PEL (Practical Equipment Ltd) Pair of 'Spring' side chairs, model no. SP2, 1930-1931

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Lot 1TP
PEL (Practical Equipment Ltd)
Pair of 'Spring' side chairs, model no. SP2, 1930-1931

£ 500 - 700
US$ 670 - 930


14 Oct 2020, 14:00 BST

London, New Bond Street

PEL (Practical Equipment Ltd)
Pair of 'Spring' side chairs, model no. SP2, 1930-1931
Chromium-plated tubular steel, fabric upholstery.
Each: 81 x 40.5 x 59 cm
Manufactured by PEL, Oldbury, Birmingham, United Kingdom. Each frame with manufacturer's metal roundel embossed PEL.


  • Provenance

    Mr & Mrs Blackstone, Bridlington, United Kingdom, 1932
    Thence by descent
    Acquired from the above by the present owner, 2000

    Design For To-day, December 1935, n.p. for an advertisement
    Dennis Sharp, Tim Benton and Barbie Campbell Cole, Pel and Tubular Steel Furniture of the Thirties, London, 1977, pp. 28, 37
    Barbie Campbell Cole and Tim Benton, Tubular Steel Furniture, London, 1979, p. 64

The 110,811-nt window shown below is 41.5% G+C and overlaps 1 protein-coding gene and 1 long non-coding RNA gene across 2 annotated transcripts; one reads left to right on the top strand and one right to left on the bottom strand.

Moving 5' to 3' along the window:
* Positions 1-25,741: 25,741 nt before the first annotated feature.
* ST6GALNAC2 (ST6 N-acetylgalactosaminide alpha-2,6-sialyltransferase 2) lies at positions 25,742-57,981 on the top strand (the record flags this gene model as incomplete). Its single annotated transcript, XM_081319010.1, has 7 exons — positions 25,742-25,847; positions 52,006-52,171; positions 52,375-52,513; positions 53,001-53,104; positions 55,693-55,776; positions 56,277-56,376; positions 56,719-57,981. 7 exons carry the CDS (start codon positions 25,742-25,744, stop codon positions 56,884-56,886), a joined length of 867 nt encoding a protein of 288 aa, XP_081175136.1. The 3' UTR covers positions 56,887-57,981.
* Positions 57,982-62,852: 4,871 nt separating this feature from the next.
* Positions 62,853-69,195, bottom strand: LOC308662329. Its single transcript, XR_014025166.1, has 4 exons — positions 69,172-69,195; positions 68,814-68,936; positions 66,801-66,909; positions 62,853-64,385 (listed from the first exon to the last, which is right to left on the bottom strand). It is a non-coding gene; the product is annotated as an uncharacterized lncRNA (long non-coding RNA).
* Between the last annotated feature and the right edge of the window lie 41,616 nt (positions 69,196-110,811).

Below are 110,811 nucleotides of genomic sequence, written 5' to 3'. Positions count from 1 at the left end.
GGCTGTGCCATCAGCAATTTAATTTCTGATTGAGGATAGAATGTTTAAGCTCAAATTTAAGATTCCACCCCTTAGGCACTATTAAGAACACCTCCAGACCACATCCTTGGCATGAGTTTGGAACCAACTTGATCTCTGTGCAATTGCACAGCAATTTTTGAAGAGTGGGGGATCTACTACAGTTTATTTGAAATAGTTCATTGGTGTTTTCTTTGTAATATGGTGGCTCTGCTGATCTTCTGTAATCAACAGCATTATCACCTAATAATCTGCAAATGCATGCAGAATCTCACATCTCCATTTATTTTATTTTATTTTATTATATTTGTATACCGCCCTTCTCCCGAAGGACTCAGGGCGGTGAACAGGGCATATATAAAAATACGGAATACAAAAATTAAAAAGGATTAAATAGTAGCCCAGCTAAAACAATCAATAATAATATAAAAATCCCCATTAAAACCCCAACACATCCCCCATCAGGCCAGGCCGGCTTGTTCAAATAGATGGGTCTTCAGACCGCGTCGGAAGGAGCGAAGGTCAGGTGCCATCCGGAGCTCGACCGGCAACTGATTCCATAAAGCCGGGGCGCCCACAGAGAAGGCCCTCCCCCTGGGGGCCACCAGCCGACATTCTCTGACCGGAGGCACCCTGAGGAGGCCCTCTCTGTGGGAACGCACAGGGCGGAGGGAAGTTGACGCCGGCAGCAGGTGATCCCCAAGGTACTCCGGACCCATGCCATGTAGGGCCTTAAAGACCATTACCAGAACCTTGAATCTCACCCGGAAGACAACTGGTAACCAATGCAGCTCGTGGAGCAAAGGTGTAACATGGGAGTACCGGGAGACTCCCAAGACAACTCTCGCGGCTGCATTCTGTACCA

Practical Equipment Limited (PEL)

    Cycling to the Bauhaus on his Adler bicycle in 1925, German architect Marcel Breuer was struck by its strength, lightness and flexibility: the right qualities, he thought, for a chair designed for the modern home. With the help of a local plumber, a tubular steel frame was created which formed the outline of a traditional club chair. Strips of canvas were stretched between the frame to form armrests, a back and seat; the first tubular steel chair came into being. Now with a sleek chromium frame and leather instead of canvas, the Wassily chair – named after Breuer's friend, the painter Wassily Kandinsky – is still in production.